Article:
They should check the matric certificates for forgeries that will cut down on the number of applicants by at least half, then give them a written test to see who was condoned and who actually passed because they earned the pass... this will cut it down further leaving only a hundred students that are actually capable of undergoing tertiary education instead of every tom, dick, jane and skumbuzo trying to bluff their way into varsity even though they passed matric with the help of a cr@p education system and teacher marking pupils exams up to raise the stats?

      ntombzam - 2011-01-11 16:26

      Well in UJ regardless your matric certificate you write a test before being admitted anyway. I was a student there i know.

      ebdg3000 - 2011-01-11 17:23

      You don't need to forge Matric Certificates anymore - the standard is now so low that everybody gets them ...

  • Monde - 2011-01-11 16:07

    i hope this is a wake up call to our government? soon FET's will be full as well!

      Fighter2 - 2011-01-11 16:27

      All Higehr Education Private Colleges are still taking registrations Rosebank College, Boston, PC Training

  • Stylin - 2011-01-11 16:21

    They need to leran that it pays to be early!! maybe the student should take up a time management course in 2011.

      Lethabo Dube - 2011-01-11 19:17

      and you need to take up a course in spelling!! too quick to judge others and yet you have flaws of your own!!

      Homer - 2011-01-12 08:29

      Actually, this chaos is the result of the large number of prospective students who didnt think they could qualify for university acceptance and once the marks were increased, they realised that they were more intelligent than they had given themselves credit for. @ Lethabo, stop being a smart ass, this is not a spelling B, its a news forum. Stylings spelling error is clearly a typo.

  • SP1984 - 2011-01-11 16:48

    There is a very simple explanation behind the increase in the number of students registered for UJ. When a matric passmark drops from 50% to 30%, naturally there will be more people eligible for university. And an even simpler reason for why the healthcare is declining in this country is because Zuma would rather import 2000 Cuban doctors whilst giving away R1.1 BILLION of our hard-earned money instead of implementing the most logical and correct solution of using the money to make more places available to the South Africans who truly deserve to be doctors! The ANC may have a rich history of fighting for our freedom, but this is no longer a democracy, we are living in a capitalist society ruled by communists acting under the guise of socialism. Everyone has their opinions, these are mine, and I strongly believe politics accomplishes nothing, action solves everything. Screw BEE, Close the ANC and wake up to the reality that if we want something done, we can't ask a fat cat to do it.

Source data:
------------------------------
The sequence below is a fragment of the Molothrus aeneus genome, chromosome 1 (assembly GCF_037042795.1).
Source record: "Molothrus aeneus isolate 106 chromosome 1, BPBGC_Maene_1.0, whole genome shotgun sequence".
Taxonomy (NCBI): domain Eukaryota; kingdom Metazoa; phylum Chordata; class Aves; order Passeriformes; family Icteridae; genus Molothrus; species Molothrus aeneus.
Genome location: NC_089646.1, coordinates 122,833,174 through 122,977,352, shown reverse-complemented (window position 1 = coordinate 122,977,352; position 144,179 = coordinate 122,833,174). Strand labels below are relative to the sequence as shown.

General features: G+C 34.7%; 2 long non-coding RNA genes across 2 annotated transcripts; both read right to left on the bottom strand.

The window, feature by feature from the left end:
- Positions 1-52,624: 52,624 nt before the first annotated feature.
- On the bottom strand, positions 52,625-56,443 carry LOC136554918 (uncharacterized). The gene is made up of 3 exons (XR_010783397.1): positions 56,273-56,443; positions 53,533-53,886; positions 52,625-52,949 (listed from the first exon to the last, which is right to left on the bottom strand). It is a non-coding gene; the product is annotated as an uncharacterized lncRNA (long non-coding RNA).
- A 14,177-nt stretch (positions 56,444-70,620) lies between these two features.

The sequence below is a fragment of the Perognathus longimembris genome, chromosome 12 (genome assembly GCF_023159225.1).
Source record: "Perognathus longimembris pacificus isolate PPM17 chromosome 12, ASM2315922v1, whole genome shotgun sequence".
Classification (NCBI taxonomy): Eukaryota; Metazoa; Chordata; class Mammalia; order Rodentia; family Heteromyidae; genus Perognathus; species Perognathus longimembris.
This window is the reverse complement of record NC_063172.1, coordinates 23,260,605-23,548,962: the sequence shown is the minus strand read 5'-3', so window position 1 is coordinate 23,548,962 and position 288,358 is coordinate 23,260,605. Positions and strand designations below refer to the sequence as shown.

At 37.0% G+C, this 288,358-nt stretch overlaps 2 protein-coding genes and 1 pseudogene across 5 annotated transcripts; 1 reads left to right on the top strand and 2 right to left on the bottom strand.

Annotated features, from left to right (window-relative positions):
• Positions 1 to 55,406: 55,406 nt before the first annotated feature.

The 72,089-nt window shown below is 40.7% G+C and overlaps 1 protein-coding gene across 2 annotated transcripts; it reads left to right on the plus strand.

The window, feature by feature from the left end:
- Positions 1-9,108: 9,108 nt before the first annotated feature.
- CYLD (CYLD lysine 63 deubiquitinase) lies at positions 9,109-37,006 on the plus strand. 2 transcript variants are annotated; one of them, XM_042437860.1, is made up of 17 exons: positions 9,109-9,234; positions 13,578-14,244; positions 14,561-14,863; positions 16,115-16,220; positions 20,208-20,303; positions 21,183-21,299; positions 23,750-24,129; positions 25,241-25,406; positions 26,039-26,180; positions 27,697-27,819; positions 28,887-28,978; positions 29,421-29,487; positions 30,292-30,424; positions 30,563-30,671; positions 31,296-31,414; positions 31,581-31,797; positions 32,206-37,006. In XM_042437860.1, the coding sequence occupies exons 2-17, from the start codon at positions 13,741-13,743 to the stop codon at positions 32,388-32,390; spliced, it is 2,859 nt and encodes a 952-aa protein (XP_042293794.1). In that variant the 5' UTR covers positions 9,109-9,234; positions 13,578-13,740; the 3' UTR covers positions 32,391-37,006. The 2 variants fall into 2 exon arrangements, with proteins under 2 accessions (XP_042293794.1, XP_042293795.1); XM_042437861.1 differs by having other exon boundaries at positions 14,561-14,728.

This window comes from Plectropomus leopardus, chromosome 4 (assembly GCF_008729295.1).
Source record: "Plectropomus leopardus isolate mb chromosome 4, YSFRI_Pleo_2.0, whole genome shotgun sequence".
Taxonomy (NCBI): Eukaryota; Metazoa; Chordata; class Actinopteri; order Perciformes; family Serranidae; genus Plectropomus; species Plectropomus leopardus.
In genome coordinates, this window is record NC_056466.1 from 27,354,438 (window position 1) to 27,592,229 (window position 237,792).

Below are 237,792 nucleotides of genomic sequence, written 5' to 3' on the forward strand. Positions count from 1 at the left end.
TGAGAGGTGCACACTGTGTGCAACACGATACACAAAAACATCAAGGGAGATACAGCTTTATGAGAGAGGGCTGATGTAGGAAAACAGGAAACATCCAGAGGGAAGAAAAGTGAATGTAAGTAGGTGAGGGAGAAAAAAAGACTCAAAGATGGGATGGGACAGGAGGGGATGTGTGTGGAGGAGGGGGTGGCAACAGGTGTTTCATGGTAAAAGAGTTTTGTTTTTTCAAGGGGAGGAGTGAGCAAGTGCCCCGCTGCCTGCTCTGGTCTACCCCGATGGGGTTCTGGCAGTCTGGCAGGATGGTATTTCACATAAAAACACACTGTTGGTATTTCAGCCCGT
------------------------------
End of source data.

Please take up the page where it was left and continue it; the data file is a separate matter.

Mizer - 2011-01-11 17:05

      and your point is with regards to the topic above?

      Other Justin - 2011-01-11 17:57

      @Mizer - If you read his comment, you will notice that he is saying that instead of throwing R1.1 billion away on Cuba, we should use the money to increase capacity at our tertiary institutions. Also he is saying that by doing this, we might not need to import Cuban doctors, because we could train our own. It was pretty clear to me.......

      brian.dlamini - 2011-01-11 19:12

      2000 doctors r actually worth less than R 1.1b.. lets get smart please. just cos the high skl pass mark dropped doesn't mean entry scores have, they actually higher now. don't make it easy for blacks to see u an under educated white..

  • PAR - 2011-01-11 16:56

    If registration is closed and there is no more space why bother entertaining these monkeys that didn't get their act together. If their marks are substantially higher than in Grade 11 we know that Government have adjusted them and they will fail their first trimester anyway. This country desperately needs entrepreneurs.

      brian.dlamini - 2011-01-11 19:16

      Entrepreneurs are required i conquer..we the drivers of the economy nt doctors and accountants they have no place without us!

  • Heldkay - 2011-01-11 16:57

    What all of you do not know is that the Lesotho and Swazi governments are doing is giving all their students bursaries to go study in SA, 23000 matriculated in Lesotho with exemption and are fighting just for registration, then they can come claim the money, which never reaches the university nor does the individual go studying. That is why Free State is hard to get in, now it has flowed over to UJ..... SA is suurogate for all neighbouring countries which are actually a province of SA

      Mizer - 2011-01-11 17:08

      I concur with you there..to a certain point SA is way too accomodative for its neighbouring brothers and sisters.Im black and dont remember many south africans being allowed freedom in these countries during the hard times.Why do we have to allow everyone here?

  • ebdg3000 - 2011-01-11 17:27

    What happened to Trades and Trade Schools, like Olifantsfontein? Do apprenticeships still exist? No, now everybody wants to go to Unavessity to be a clever.

  • Hendrik - 2011-01-11 17:39

    Lowering the pass rate and tampering with the matric marks, what else did they expect!

  • Johnny - 2011-01-12 07:58

    ....when is the government going to built more universities, schools, hospitals, houses..?? ....when will they wake up..??? ...they should know by this time that the blacks breeding statistics are very good...

      DeonL - 2011-01-12 08:39

      People should rely less on Government but have to look after themselves. This is the way to go in the new SA.